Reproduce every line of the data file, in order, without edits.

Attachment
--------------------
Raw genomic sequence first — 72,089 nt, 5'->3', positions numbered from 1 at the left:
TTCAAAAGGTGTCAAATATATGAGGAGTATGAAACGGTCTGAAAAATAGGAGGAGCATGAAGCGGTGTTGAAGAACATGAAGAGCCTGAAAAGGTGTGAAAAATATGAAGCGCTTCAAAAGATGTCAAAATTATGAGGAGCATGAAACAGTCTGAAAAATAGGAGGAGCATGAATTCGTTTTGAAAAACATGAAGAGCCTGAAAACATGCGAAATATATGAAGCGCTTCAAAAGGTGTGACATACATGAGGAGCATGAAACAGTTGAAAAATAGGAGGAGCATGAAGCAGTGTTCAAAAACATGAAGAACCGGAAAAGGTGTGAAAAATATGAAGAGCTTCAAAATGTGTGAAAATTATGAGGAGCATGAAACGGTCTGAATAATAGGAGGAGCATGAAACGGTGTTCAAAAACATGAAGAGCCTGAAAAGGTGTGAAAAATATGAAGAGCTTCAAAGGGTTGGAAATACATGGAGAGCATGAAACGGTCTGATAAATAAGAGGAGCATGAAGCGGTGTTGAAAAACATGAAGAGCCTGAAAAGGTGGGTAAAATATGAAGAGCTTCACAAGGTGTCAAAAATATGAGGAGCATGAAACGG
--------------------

Raw genomic sequence first — 72,089 nt, 5'->3', positions numbered from 1 at the left:
TTCAAAAGGTGTCAAATATATGAGGAGTATGAAACGGTCTGAAAAATAGGAGGAGCATGAAGCGGTGTTGAAGAACATGAAGAGCCTGAAAAGGTGTGAAAAATATGAAGCGCTTCAAAAGATGTCAAAATTATGAGGAGCATGAAACAGTCTGAAAAATAGGAGGAGCATGAATTCGTTTTGAAAAACATGAAGAGCCTGAAAACATGCGAAATATATGAAGCGCTTCAAAAGGTGTGACATACATGAGGAGCATGAAACAGTTGAAAAATAGGAGGAGCATGAAGCAGTGTTCAAAAACATGAAGAACCGGAAAAGGTGTGAAAAATATGAAGAGCTTCAAAATGTGTGAAAATTATGAGGAGCATGAAACGGTCTGAATAATAGGAGGAGCATGAAACGGTGTTCAAAAACATGAAGAGCCTGAAAAGGTGTGAAAAATATGAAGAGCTTCAAAGGGTTGGAAATACATGGAGAGCATGAAACGGTCTGATAAATAAGAGGAGCATGAAGCGGTGTTGAAAAACATGAAGAGCCTGAAAAGGTGGGTAAAATATGAAGAGCTTCACAAGGTGTCAAAAATATGAGGAGCATGAAACGG